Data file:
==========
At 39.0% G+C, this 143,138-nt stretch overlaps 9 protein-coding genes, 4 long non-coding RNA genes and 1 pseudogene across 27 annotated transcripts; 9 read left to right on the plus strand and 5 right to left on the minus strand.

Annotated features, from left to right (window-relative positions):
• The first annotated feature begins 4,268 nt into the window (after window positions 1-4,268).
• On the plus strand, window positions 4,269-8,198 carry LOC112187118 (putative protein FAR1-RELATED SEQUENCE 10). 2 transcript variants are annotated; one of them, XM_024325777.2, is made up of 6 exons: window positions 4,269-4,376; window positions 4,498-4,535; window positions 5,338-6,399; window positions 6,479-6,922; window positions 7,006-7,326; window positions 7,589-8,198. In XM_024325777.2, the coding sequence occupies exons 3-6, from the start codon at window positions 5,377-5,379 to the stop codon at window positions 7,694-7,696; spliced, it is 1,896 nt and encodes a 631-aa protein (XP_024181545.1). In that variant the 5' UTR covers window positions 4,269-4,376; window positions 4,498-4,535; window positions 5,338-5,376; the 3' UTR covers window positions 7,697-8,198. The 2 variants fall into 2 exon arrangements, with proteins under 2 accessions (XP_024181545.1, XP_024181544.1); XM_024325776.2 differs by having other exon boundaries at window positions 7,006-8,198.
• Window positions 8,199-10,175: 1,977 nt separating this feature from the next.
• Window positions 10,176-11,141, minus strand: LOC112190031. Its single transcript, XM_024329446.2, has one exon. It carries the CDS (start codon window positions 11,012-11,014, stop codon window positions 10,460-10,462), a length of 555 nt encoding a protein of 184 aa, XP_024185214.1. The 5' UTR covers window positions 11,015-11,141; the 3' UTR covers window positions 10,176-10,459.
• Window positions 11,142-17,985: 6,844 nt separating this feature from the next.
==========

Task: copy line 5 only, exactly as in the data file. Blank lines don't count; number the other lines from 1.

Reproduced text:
• Window positions 8,199-10,175: 1,977 nt separating this feature from the next.